A Last Meal at The Wolseley
A Despatch from London, 18 March 2020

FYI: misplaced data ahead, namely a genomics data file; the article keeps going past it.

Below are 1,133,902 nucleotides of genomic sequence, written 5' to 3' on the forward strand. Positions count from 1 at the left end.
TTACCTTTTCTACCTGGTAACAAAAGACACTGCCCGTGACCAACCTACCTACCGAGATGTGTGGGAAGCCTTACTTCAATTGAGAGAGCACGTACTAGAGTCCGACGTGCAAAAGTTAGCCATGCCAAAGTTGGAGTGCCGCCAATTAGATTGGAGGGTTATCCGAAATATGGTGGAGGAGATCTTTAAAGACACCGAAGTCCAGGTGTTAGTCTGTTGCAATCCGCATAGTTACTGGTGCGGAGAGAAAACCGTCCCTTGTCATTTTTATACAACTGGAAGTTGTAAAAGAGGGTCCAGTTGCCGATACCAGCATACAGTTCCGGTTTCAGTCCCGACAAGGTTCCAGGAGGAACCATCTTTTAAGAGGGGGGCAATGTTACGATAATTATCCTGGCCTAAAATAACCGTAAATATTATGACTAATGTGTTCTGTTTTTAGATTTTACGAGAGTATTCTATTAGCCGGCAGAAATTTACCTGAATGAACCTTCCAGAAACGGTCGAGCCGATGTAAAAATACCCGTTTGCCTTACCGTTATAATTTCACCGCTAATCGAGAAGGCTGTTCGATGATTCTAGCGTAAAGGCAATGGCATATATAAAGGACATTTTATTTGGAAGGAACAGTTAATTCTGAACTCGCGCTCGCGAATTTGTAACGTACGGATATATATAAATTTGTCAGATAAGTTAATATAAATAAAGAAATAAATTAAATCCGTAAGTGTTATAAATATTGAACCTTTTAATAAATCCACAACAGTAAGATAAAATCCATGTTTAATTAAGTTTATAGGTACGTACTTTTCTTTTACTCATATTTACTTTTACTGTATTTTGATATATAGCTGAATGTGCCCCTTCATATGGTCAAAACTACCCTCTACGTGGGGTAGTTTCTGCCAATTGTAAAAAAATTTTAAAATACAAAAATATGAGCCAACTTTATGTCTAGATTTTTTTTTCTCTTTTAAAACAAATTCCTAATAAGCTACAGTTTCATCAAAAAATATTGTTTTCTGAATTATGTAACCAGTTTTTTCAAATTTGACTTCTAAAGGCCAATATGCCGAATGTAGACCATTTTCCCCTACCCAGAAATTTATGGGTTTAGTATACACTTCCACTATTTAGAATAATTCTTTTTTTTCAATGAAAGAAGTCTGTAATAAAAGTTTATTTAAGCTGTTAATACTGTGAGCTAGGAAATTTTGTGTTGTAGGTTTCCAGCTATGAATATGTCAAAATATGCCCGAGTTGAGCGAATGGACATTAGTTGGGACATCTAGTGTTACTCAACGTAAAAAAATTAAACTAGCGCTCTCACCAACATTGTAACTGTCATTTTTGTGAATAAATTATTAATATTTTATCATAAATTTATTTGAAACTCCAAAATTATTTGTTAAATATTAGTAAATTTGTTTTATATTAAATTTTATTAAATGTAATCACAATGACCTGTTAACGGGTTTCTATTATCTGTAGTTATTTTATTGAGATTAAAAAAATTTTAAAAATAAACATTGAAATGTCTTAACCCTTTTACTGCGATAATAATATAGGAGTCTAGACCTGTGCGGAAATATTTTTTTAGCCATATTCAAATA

London is a city perhaps best known for two things — some of the best restaurants and hospitality venues anywhere, and a proud uniquely-British resolve that has seen it stand with an almost calm defiance against anything that the world could conjure against it for generations. Even after the rebuilding of London following the Blitz bombs have continued to punctuate the hum of London traffic up to present day. Yet despite this London has endured. On Tuesday morning I left my workplace and wandered however through a London more quiet and sombre than ever. After originally adopting a “Keep Calm and Carry On” attitude the UK government had the night before been effectively forced by scientific evidence to undertake a U-Turn in the face of COVID-19. Part of this included advising people not to go to pubs, clubs and public gatherings despite not formally insisting that hospitality venue owners close either. To owners themselves this was double quandary — they could open but with customers instructed to stay away they were unlikely to cover the cost of doing so. In my own desire to offer support, display British resolve, fill my empty belly, and armed with an optimism I’ll explain later — I headed to the Wolseley. The Wolseley is the faceted grand-brasserie jewel atop the crown of Corbin & King — London’s best restaurant group. I hoped that if nothing else my show of sodality might also reward me with a seat at the most storied table in the venue — for in the central horseshoe exists a corner table upon which the painter Lucian Freud would dine frequently. On the evening of his death the Wolseley left the table empty, covered with a black table cloth and topped with a solitary lit candle against the monochrome ambiance in his honour. I’ve personally eaten at the Wolseley for well over a decade. Not being of great income it has punctuated my public dining life rather than filled it. I eat there sporadically throughout the year. I eat there when I can afford it and sometimes when I can’t. I once joked to the General Manager that my daughter — then six years old — who visits with me as part of a Christmas tradition and counts it as her favourite restaurant was “not quite a regular but was at least an annualer.” We both however share a sincere love for the venue, its delicious food and its kind staff. Throughout my visits there were many times that I have tried to eat at Lucian’s table but been thwarted by regulars. Arriving on Tuesday to a Wolseley more populated by staff than diners I was surprisingly out of luck this time too. Despite this I was so emotionally struck by the scene that even though the table was occupied I resolved — under the banner of support — to stay. In short time my actions were rewarded. The person seated at the table — perhaps because of an atmosphere redolent of the last meal on the Titanic — decided against lunch and left. With this I asked if I might change tables and was accommodated with a knowing friendly smile and the perfect hospitality one has come to expect from Wolseley staff in the most normal of times. The table was cleaned down and made ready. Over the next hour I shared with staff, a meal and series of moments I will remember forever. Even beyond my own lifetime I expect the story to live on with my daughter. Often whenever asked previously — in Proust Questionnaire-type-fashion — what my last meal on Earth might be, I could quickly reply without thinking “A Schnitzel-Holstein with a beer served on the Lucian Freud table of the Wolseley”. It was this final meal then that I ate as the whole world seemingly changed around me — on my subsequent commute home I learnt that Corbin & King had taken the tough decision to close the restaurants in the group until further notice. The stark realisation of it actually made the seriousness of what we’re living through right now more real. London has never faltered and stopped and yet here even the dependable Rolls-Royce of engine rooms fuelling London had been forced by COVID-19 to fall silent. I am one of the most optimistic people I know — the fact that my daughter has four younger siblings is perhaps testament to my almost constant optimism over a long period. Despite this however, at that moment, I found myself compelled to tears. I woke early the following morning and I thought of those staff not going to work, I thought of the many who will lose jobs and suffer far worst fates than might be directly caused by the disease itself. I then however thought of that meal. Somehow, defiantly I was able to eat the best food, at the best table, in the best restaurant, in the best city in the world. I did so armed with nothing but optimism and a feeling of solidarity for my fellow man. Without those two things I would have just gone home hungry and fallen into even greater pessimism at later learning the news. Stay safe, isolate of course when needed, but most of all therefore remain positive — one never knows where it might take you. It was this thought that got me out of bed for breakfast.